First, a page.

I know by writing this I will have many parents of autistic children jump all over me saying all the usual things they say. So, I will tell you a bit about me ahead of time.
I was “severe” enough as a child to be institutionalized. As a teen I lived in two foster care arrangements that were not appropriate for an autistic teen. One was a group home for mentally retarded adults (that word was not a bad word at the time) even though I was neither mentally retarded or an adult. The other was a group home for delinquent teens; I was a teen, but not delinquent.
It took me a long time to grow up, but I did grow up. Today I have 3 grown sons, one of whom is on the autism spectrum. I was told my autistic son exhausted all the services when he was a teen, including the state mental institution after which he was returned home to my care. At times I feared for my life. I feared for the lives of my other children. I was only told my son had failed all the services my county had to offer and that I should call the police when he became violent.
I foster parented a severely autistic teen for a short time. I went to college. I got a master’s degree in social work. I worked in clinical settings. Eventually, I limited my practice to autism. Today I have my own business. I am an author, consultant, artist and international speaker on autism topics.
I write all this about myself because, nearing retirement, I have experienced all sides of this many-faceted story. I know how it feels to be the victim, the mother, the caregiver and the social worker. I understand foster care from the angle of the kid in the system, the foster parent and the social worker. And I can tell you that at the end of the day no matter how I look it I know this:
IT IS WRONG TO MURDER YOUR AUTISTIC CHILD.
If murder is looking like a solution to you it means you are near the breaking point and need help. Call your local crisis center and say these words, “I am thinking about murdering my autistic child and here is how I would do it.” Then tell them your plan. If you do not have a local crisis hot line go to the nearest hospital emergency room and say the same words. It is not a perfect solution. It is a crisis solution, but will ensure you get someone to help you in the moment because murder is not a solution to your problem.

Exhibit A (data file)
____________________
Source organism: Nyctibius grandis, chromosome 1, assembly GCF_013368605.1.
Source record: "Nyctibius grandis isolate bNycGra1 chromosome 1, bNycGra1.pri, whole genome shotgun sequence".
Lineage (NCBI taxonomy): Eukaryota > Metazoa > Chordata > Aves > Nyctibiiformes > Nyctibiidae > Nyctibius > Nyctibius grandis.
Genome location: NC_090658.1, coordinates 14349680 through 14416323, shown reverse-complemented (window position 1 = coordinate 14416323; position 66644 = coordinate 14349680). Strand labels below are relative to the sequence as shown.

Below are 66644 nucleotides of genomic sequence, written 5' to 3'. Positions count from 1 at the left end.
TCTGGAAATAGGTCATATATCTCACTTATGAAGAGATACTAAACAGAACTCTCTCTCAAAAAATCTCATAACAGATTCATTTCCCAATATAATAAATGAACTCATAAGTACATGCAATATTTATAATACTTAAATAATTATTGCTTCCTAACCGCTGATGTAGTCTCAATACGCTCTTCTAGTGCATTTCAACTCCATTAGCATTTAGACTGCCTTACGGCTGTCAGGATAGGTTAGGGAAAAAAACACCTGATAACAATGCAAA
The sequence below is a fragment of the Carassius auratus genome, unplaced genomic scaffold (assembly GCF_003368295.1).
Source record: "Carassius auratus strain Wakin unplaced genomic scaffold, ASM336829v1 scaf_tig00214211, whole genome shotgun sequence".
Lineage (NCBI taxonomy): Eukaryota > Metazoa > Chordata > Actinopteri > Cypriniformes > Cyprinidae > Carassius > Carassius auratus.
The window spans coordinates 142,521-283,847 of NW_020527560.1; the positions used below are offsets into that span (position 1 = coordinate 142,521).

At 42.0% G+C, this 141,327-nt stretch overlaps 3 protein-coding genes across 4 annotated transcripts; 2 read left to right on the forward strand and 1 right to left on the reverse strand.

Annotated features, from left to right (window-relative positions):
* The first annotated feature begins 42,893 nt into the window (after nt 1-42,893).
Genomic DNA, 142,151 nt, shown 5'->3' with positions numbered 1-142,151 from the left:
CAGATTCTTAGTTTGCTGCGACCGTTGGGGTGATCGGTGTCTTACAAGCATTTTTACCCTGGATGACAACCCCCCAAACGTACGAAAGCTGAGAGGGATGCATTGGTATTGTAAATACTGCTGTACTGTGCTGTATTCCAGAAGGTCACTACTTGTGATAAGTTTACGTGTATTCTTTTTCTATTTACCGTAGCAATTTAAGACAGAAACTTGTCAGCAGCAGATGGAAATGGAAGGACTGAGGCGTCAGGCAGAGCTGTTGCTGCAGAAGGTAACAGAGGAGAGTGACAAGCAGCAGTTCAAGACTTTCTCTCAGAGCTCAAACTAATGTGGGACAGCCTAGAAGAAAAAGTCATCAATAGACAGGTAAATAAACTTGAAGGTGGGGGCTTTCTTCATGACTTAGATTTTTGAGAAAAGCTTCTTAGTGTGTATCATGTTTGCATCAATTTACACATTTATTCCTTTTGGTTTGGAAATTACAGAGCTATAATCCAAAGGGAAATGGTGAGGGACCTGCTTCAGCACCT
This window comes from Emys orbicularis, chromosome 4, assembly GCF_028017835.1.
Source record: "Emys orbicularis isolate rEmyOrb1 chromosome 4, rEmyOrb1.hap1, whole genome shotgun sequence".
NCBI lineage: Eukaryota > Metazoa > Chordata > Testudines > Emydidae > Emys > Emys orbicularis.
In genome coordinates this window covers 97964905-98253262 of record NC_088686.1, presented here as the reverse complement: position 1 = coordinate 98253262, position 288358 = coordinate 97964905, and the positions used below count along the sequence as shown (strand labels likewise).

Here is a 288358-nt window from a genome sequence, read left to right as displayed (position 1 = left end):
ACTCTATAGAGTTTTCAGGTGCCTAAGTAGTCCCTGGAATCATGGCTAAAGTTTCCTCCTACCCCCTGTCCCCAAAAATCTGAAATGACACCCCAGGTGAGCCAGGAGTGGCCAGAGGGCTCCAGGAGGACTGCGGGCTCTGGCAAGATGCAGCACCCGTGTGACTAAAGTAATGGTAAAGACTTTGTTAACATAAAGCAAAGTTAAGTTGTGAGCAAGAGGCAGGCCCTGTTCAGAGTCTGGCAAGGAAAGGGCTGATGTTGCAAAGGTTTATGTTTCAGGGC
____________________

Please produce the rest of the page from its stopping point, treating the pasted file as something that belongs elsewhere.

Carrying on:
To see the full story that excuses the attempted murder and in fact writes Issy out of the story part way through here is the link:
BOOKS BY JUDY ENDOW
Endow, J. (2019). Autistically Thriving: Reading Comprehension, Conversational Engagement, and Living a Self-Determined Life Based on Autistic Neurology. Lancaster, PA: Judy Endow.
Endow, J. (2012). Learning the Hidden Curriculum: The Odyssey of One Autistic Adult. Shawnee Mission, KS: AAPC Publishing.
Endow, J. (2006). Making Lemonade: Hints for Autism’s Helpers. Cambridge, WI: CBR Press.
Endow, J. (2013). Painted Words: Aspects of Autism Translated. Cambridge, WI: CBR Press.
Endow, J. (2009). Paper Words: Discovering and Living With My Autism. Shawnee Mission, KS: AAPC Publishing.
Endow, J. (2009). Outsmarting Explosive Behavior: A Visual System of Support and Intervention for Individuals With Autism Spectrum Disorders. Shawnee Mission, KS: AAPC Publishing.
Endow, J. (2010). Practical Solutions for Stabilizing Students With Classic Autism to Be Ready to Learn: Getting to Go. Shawnee Mission, KS: AAPC Publishing.
Myles, B. S., Endow, J., & Mayfield, M. (2013). The Hidden Curriculum of Getting and Keeping a Job: Navigating the Social Landscape of Employment. Shawnee Mission, KS: AAPC Publishing.